Forces of Valor 80026 German Sd. Kfz. 171 PzKpfw V Panther Ausf. G Medium Tank - 3.Panzer Division, Germany, 1944 (1:32 Scale)
"If the tank succeeds, then victory follows."
- Major-General Heinz Guderian, "Achtung Panzer!"
In many respects, the Panther tank was viewed as the finest armored fighting vehicle of the Second World War. Based in large part upon the Soviet's highly successful T-34 medium tank, the PzKpfw V Ausfuhrung G was built by several manufacturers including MAN, Daimler-Benz and MNH. Mounting a fearsome 7.5cm KwK42 L/70 cannon and two 7.92mm MG34 machineguns, the Panther Ausf. G represented the third and certainly the most impressive installment in the Panther series.
The weight of the production model was increased to 43 tons from the original plans for a 35 ton tank. Hitler had personally reviewed the final designs and insisted on an increase in the thickness of the frontal armor - the front glacis plate was increased from 60mm to 80mm and the turret front plate was increased from 80mm to 100mm.
Once the problems caused by the vulnerability of the engine and the transmission were solved, it proved to be a very effective fighting vehicle. The crew was made up of five members: driver, radio operator (who also fired the bow machine gun), gunner, loader, and commander.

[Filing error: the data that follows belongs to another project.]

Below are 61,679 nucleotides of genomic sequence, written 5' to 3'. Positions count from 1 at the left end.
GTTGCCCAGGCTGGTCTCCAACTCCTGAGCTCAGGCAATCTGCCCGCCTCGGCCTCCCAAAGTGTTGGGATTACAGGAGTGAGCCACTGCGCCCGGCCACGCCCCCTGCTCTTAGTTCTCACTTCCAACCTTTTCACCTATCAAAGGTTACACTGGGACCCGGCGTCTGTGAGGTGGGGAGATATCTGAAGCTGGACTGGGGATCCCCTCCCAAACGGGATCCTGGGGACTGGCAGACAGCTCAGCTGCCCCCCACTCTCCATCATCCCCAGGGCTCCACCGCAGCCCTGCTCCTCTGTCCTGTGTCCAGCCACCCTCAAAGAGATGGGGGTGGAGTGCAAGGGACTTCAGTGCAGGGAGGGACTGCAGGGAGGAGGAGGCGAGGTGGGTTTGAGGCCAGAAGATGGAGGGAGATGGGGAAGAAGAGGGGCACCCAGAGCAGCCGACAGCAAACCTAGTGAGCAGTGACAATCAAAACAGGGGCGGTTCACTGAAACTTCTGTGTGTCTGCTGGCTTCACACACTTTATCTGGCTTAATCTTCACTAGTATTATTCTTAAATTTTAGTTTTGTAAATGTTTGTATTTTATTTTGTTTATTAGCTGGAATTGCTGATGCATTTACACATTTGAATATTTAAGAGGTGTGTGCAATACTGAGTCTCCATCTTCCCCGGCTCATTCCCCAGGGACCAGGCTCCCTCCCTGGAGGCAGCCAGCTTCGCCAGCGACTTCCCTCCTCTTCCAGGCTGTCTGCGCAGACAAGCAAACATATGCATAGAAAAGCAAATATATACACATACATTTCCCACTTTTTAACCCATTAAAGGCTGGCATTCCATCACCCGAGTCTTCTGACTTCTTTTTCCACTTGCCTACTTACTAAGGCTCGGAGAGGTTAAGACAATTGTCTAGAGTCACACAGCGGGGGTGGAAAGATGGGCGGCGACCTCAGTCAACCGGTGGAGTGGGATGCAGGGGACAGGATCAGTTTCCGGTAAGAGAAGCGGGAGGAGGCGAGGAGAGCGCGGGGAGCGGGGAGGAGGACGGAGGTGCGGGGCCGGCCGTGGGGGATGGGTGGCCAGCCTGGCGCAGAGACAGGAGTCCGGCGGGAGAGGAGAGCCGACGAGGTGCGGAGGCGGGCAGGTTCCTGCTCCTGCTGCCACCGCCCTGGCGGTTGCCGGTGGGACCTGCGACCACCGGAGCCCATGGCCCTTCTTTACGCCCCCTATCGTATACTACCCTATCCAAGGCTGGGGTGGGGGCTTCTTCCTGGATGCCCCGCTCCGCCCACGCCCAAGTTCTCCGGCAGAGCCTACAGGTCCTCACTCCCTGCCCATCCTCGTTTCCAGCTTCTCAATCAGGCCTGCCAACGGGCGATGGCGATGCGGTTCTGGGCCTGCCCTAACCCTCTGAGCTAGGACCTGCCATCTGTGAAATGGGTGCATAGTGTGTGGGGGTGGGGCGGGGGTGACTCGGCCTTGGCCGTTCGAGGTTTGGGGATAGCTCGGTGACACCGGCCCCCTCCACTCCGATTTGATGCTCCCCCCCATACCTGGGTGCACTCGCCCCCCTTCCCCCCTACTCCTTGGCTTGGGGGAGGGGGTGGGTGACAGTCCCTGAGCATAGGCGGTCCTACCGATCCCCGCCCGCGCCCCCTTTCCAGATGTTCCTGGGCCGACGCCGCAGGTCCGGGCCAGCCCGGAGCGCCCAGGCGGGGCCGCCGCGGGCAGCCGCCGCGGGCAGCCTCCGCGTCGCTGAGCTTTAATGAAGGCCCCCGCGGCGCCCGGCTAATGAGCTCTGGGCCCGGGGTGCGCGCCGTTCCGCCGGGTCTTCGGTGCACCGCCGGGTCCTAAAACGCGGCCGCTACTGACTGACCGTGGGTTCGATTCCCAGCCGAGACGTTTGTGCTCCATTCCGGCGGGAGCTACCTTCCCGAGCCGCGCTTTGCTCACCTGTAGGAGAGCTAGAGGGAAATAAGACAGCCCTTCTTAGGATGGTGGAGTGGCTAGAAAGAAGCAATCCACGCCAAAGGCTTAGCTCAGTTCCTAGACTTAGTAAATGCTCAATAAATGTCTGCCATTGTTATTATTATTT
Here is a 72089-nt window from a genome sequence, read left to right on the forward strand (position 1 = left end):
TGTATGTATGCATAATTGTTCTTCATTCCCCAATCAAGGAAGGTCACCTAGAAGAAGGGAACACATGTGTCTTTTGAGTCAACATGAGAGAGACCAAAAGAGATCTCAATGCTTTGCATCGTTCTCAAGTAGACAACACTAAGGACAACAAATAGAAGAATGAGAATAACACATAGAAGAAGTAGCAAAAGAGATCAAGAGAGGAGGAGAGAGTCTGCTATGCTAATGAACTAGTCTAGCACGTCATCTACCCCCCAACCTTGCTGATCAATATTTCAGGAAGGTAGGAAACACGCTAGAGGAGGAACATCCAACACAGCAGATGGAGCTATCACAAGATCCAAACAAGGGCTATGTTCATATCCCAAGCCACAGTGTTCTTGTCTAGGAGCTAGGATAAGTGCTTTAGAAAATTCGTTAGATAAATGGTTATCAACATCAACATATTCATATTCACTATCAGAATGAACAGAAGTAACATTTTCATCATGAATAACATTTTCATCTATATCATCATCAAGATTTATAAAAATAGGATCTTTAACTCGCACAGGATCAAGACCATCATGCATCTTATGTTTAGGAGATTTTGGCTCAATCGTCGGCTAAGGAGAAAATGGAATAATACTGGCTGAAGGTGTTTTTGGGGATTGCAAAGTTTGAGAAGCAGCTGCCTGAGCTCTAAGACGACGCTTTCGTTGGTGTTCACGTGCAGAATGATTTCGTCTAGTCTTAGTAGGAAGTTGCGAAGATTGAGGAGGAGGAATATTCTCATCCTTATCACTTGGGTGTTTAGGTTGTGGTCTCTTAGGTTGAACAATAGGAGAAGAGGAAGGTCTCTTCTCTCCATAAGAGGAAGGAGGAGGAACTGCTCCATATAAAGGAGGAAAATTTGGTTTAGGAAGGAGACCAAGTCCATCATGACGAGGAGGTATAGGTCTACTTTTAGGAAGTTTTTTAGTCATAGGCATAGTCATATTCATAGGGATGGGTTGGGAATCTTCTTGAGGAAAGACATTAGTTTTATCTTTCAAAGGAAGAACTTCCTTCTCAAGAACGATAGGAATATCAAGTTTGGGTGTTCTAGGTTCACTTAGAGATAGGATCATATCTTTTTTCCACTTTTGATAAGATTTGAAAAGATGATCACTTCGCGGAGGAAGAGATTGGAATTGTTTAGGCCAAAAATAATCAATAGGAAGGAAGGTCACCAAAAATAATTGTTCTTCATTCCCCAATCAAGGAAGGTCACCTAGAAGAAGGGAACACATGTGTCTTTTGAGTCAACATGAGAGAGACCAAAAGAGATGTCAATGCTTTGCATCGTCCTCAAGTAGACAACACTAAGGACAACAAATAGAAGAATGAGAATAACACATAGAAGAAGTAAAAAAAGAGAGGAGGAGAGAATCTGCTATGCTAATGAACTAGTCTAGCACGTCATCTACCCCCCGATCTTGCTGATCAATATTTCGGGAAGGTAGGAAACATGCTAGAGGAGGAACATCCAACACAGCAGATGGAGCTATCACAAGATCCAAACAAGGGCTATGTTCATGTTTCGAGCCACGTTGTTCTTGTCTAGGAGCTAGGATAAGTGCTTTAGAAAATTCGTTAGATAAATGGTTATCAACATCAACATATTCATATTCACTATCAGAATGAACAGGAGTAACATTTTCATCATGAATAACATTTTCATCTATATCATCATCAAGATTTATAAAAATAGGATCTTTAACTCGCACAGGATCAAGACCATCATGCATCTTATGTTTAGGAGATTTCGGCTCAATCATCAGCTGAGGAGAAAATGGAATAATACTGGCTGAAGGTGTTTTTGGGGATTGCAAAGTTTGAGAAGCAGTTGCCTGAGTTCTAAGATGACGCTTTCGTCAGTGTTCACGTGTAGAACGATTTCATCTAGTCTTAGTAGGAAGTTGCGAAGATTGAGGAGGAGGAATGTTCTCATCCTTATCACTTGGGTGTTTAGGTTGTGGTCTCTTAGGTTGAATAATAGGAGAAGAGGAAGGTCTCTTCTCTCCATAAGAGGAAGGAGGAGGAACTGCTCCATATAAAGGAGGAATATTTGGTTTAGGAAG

This particular 1:32 scale replica of a German Panther tank was attached to the 3.Panzer Division, which fought in the defense of Germany in 1944.
Length: 10.5 inches
Width: 4.25 inches
Release Date: September 2005
Original Issue Price: $39.99
Historical Account: Formed at Wunsdorf in October 1935, 3.Panzer-Division fought in Poland and again in France during the summer months of 1940. It was forced to transfer several units to the then forming 5. Leichte-Division in January 1941 but in March received replacements from other divisions.
It fought on the central sector of the Eastern front before being transferred to the southern sector in March 1942, taking part in the drive on the Caucasus. It later fought at Kharkov and the River Dnieper, withdrawing through the Ukraine and into Poland before being transferred to Hungary. It fought there until April 1945 when it was sent to Austria, surrendering to the US Army shortly thereafter.